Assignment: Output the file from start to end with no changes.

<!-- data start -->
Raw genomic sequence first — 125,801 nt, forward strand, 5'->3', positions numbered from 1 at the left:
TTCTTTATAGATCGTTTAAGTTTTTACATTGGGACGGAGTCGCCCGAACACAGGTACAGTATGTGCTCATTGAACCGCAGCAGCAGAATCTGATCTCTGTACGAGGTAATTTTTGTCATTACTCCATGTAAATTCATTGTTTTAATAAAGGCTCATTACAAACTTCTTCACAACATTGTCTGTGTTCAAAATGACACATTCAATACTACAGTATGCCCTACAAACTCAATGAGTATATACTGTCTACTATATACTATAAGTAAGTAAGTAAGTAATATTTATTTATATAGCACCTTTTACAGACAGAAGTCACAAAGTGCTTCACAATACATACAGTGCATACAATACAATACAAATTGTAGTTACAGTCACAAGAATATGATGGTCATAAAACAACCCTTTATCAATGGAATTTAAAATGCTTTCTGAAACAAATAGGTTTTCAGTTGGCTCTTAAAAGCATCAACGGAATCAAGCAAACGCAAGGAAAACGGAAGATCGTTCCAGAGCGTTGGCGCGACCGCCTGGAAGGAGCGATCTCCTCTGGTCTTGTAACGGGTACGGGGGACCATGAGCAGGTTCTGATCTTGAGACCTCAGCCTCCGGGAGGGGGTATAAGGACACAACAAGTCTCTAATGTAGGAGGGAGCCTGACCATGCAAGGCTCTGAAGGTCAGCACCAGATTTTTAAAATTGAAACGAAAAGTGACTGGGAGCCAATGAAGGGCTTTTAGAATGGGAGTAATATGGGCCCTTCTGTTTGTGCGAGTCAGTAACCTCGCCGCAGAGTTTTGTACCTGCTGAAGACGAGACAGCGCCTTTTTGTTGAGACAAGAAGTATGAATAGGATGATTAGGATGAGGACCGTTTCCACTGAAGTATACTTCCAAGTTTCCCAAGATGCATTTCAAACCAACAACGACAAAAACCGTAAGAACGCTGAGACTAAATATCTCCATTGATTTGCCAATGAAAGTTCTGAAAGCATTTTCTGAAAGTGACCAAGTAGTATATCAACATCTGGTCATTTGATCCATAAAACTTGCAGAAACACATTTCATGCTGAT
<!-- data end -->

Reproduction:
Raw genomic sequence first — 125,801 nt, forward strand, 5'->3', positions numbered from 1 at the left:
TTCTTTATAGATCGTTTAAGTTTTTACATTGGGACGGAGTCGCCCGAACACAGGTACAGTATGTGCTCATTGAACCGCAGCAGCAGAATCTGATCTCTGTACGAGGTAATTTTTGTCATTACTCCATGTAAATTCATTGTTTTAATAAAGGCTCATTACAAACTTCTTCACAACATTGTCTGTGTTCAAAATGACACATTCAATACTACAGTATGCCCTACAAACTCAATGAGTATATACTGTCTACTATATACTATAAGTAAGTAAGTAAGTAATATTTATTTATATAGCACCTTTTACAGACAGAAGTCACAAAGTGCTTCACAATACATACAGTGCATACAATACAATACAAATTGTAGTTACAGTCACAAGAATATGATGGTCATAAAACAACCCTTTATCAATGGAATTTAAAATGCTTTCTGAAACAAATAGGTTTTCAGTTGGCTCTTAAAAGCATCAACGGAATCAAGCAAACGCAAGGAAAACGGAAGATCGTTCCAGAGCGTTGGCGCGACCGCCTGGAAGGAGCGATCTCCTCTGGTCTTGTAACGGGTACGGGGGACCATGAGCAGGTTCTGATCTTGAGACCTCAGCCTCCGGGAGGGGGTATAAGGACACAACAAGTCTCTAATGTAGGAGGGAGCCTGACCATGCAAGGCTCTGAAGGTCAGCACCAGATTTTTAAAATTGAAACGAAAAGTGACTGGGAGCCAATGAAGGGCTTTTAGAATGGGAGTAATATGGGCCCTTCTGTTTGTGCGAGTCAGTAACCTCGCCGCAGAGTTTTGTACCTGCTGAAGACGAGACAGCGCCTTTTTGTTGAGACAAGAAGTATGAATAGGATGATTAGGATGAGGACCGTTTCCACTGAAGTATACTTCCAAGTTTCCCAAGATGCATTTCAAACCAACAACGACAAAAACCGTAAGAACGCTGAGACTAAATATCTCCATTGATTTGCCAATGAAAGTTCTGAAAGCATTTTCTGAAAGTGACCAAGTAGTATATCAACATCTGGTCATTTGATCCATAAAACTTGCAGAAACACATTTCATGCTGAT